Dear YA Authors,
If your heroine is flawless and invulnerable, you’re missing the point


Who is a strong heroine?

Does she wake up with perfectly mussed up hair and lipstick the color of her enemies blood? Is she that super-fly girl in the combat boots, who conquers kingdoms before breakfast? Is she that quiet girl at the back of the classroom, who endures bullies in resolute silence because she doesn’t want to worry her parents? Or is she the painfully average woman, working a nine-to-five job, trying to get out of debilitating debt and make something of herself.

We all have our different ideas of what makes a heroine strong. Some of us look for actual physical strength. Some of us look for will-power. Some look for compassion. Our ideas vary, but they all have one thing in common – we all look for one thing. One, little thing. That’s all it takes, really.

But, for some reason, there are quite a few authors who don’t stop at one quality. They pile them on. They give their female MCs so many wonderful characteristics that a lot of them end up almost faultless. And that’s missing the point entirely.

Let me show you.

The name's Flocon. Flocon de neige.This is a random YA heroine. We’ll call her de Neige. Flocon de Neige. There, she already has a special-tastic name. Flocon is beautiful (without knowing it). She’s funny, and witty, and stylish. She’s also noble. And there’s at least one male character in her world who’s hopelessly in love with her. And this is fine. Flocon sounds… pretty normal, right? Women are multifaceted. We are more than just one thing. We can be smart and beautiful. We can be kindhearted and absolutely hilarious.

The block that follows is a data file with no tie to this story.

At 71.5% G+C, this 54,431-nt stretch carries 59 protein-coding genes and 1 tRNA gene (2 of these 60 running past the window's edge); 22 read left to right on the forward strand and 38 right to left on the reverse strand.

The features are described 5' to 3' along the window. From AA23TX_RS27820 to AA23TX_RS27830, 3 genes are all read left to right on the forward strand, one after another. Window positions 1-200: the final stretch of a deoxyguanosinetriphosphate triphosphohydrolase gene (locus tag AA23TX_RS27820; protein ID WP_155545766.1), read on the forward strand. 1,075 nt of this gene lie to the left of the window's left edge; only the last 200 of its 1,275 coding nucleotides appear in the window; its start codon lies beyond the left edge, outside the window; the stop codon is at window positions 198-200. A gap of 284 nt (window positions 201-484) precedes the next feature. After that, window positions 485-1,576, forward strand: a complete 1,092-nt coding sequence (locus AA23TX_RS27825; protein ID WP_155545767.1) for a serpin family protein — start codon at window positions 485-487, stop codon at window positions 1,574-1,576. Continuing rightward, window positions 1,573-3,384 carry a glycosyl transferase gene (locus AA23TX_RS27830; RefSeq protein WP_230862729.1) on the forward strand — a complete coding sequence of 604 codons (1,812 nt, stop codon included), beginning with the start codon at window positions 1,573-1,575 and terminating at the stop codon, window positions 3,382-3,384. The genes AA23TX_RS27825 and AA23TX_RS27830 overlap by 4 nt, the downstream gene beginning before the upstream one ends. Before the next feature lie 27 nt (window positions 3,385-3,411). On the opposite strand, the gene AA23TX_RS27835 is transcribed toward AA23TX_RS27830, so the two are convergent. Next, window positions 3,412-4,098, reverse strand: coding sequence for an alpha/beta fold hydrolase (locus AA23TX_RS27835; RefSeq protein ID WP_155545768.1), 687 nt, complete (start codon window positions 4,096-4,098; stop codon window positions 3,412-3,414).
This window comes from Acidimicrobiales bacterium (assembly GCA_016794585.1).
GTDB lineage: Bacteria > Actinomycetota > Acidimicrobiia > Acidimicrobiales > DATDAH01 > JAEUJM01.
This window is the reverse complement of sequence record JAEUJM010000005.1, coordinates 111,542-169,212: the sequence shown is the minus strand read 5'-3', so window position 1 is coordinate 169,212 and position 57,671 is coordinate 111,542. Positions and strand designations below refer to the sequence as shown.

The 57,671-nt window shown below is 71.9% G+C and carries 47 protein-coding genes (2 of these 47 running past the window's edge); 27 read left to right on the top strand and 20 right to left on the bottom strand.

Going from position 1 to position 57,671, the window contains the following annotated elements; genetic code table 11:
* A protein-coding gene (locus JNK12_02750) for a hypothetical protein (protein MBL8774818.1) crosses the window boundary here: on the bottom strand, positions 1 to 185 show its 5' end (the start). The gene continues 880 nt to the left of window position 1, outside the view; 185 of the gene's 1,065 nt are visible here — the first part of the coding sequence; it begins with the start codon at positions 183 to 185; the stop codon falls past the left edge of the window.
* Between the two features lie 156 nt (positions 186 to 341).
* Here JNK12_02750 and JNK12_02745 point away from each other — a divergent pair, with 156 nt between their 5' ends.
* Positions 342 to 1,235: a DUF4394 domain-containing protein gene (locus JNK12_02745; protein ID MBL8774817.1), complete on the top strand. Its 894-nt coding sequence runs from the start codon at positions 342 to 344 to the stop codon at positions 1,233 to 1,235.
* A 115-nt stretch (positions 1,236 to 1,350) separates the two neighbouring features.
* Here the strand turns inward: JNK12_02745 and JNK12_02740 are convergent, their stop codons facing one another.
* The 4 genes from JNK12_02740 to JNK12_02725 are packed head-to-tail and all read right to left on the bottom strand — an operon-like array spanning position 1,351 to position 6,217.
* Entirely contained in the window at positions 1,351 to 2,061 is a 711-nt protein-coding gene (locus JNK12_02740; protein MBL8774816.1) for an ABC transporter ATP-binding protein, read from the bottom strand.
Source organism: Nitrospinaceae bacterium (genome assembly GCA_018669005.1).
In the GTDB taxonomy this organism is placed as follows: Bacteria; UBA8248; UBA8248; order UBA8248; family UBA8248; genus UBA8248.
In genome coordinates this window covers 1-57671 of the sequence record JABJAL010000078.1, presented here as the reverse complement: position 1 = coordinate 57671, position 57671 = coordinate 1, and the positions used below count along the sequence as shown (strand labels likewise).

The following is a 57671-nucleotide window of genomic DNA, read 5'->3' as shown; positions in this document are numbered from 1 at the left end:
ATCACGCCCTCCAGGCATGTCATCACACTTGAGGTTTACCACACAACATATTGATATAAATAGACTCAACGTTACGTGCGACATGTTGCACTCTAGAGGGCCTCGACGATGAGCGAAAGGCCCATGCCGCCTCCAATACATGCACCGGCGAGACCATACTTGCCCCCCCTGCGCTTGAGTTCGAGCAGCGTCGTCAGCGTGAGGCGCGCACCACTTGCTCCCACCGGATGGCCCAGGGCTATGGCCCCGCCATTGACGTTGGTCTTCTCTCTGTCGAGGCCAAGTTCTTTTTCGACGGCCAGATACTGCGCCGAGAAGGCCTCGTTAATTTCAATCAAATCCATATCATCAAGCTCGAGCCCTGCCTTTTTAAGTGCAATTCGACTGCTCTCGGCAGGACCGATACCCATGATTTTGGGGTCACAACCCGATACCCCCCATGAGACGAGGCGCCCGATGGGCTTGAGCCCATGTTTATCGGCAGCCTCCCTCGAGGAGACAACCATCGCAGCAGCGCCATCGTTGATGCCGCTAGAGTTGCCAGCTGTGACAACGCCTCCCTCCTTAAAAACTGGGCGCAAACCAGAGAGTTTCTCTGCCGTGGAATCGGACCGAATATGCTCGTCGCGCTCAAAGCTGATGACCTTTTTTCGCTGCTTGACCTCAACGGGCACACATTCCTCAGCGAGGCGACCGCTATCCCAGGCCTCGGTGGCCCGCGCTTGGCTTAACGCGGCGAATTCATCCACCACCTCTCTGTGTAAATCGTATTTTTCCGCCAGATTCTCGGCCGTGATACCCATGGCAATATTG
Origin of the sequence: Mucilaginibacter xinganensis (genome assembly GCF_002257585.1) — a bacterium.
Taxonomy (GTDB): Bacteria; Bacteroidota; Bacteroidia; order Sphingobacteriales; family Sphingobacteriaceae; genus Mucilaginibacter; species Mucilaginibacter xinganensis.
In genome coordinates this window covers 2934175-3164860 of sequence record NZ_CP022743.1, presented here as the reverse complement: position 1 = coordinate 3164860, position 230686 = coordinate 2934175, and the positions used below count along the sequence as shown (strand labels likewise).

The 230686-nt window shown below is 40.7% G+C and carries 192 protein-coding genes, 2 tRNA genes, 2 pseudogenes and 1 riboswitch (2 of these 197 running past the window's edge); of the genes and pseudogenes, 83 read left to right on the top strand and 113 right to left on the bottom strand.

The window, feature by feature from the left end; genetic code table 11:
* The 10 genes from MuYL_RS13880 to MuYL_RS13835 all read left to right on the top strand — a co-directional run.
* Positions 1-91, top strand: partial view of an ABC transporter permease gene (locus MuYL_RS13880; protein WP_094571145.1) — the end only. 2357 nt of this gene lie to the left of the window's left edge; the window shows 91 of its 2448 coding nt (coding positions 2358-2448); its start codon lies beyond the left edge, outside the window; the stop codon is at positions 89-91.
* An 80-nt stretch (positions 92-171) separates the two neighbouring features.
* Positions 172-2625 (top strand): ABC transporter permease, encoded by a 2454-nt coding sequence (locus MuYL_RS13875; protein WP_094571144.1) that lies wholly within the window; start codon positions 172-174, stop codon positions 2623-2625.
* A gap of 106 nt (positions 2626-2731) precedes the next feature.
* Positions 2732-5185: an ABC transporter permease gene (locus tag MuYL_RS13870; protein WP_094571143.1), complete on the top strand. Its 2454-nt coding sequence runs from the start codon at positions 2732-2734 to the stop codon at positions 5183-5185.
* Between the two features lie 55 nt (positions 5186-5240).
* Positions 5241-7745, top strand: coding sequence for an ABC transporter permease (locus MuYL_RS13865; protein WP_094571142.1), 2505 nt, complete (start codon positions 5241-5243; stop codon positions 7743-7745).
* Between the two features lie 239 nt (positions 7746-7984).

As she is now, Flocon is perfectly fine. Maybe her strength is in her nobility. Or perhaps it’s her sharp mind. Or maybe it’s her wonderful ability to retain her good humor in bleak situations. These are all strong qualities. But the author doesn’t stop there.

Flocon’s world has changed now. She’s been taken away from her happy bubble and thrown into a dangerous world. And in order to survive in this danger-world, Flocon need to become physically active. I didn’t mention before, but Flocon’s never been the most active person. She’s more a quiet bookworm. So this should be tough on her, right? It would be perfectly understandable if Flocon doesn’t do all that great in this new world. But no! Wait! Flocon pulls through! She eventually outruns all the other people in her danger-world. She beats the toughest kid in hand-to-hand combat. She’s promoted to danger-world leader #2 in just one week.

The many non-faults of Flocon, part 3

And it doesn’t stop there. Oh no! Flocon hits all the targets the first time she tries her hand at archery. The mean girl who hates Flocon’s highly suspicious success in danger-world tries to drown her. Mean girl nearly succeeds, but little did she know that Flocon was her high school’s reigning champ at holding her breath underwater. She kicks ass! She takes no shit from superiors who actually know what they’re talking about!